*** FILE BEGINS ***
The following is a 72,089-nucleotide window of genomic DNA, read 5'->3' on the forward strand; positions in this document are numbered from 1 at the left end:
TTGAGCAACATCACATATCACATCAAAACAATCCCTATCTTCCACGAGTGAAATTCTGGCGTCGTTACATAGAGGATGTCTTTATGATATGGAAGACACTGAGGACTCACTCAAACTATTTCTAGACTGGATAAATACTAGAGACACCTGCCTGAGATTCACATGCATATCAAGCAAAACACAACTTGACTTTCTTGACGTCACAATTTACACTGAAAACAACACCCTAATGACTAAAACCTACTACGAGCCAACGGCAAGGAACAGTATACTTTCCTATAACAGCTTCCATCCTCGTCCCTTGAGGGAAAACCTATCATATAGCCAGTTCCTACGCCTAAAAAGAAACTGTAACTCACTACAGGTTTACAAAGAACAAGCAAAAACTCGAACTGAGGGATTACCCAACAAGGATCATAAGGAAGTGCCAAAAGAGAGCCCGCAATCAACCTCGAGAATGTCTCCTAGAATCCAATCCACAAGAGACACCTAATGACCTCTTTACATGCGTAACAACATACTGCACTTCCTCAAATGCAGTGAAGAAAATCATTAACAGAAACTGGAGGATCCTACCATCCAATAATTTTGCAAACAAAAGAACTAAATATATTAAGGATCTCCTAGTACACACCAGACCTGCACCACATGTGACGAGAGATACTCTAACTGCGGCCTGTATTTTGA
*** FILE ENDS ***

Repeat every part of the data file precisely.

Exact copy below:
The following is a 72,089-nucleotide window of genomic DNA, read 5'->3' on the forward strand; positions in this document are numbered from 1 at the left end:
TTGAGCAACATCACATATCACATCAAAACAATCCCTATCTTCCACGAGTGAAATTCTGGCGTCGTTACATAGAGGATGTCTTTATGATATGGAAGACACTGAGGACTCACTCAAACTATTTCTAGACTGGATAAATACTAGAGACACCTGCCTGAGATTCACATGCATATCAAGCAAAACACAACTTGACTTTCTTGACGTCACAATTTACACTGAAAACAACACCCTAATGACTAAAACCTACTACGAGCCAACGGCAAGGAACAGTATACTTTCCTATAACAGCTTCCATCCTCGTCCCTTGAGGGAAAACCTATCATATAGCCAGTTCCTACGCCTAAAAAGAAACTGTAACTCACTACAGGTTTACAAAGAACAAGCAAAAACTCGAACTGAGGGATTACCCAACAAGGATCATAAGGAAGTGCCAAAAGAGAGCCCGCAATCAACCTCGAGAATGTCTCCTAGAATCCAATCCACAAGAGACACCTAATGACCTCTTTACATGCGTAACAACATACTGCACTTCCTCAAATGCAGTGAAGAAAATCATTAACAGAAACTGGAGGATCCTACCATCCAATAATTTTGCAAACAAAAGAACTAAATATATTAAGGATCTCCTAGTACACACCAGACCTGCACCACATGTGACGAGAGATACTCTAACTGCGGCCTGTATTTTGA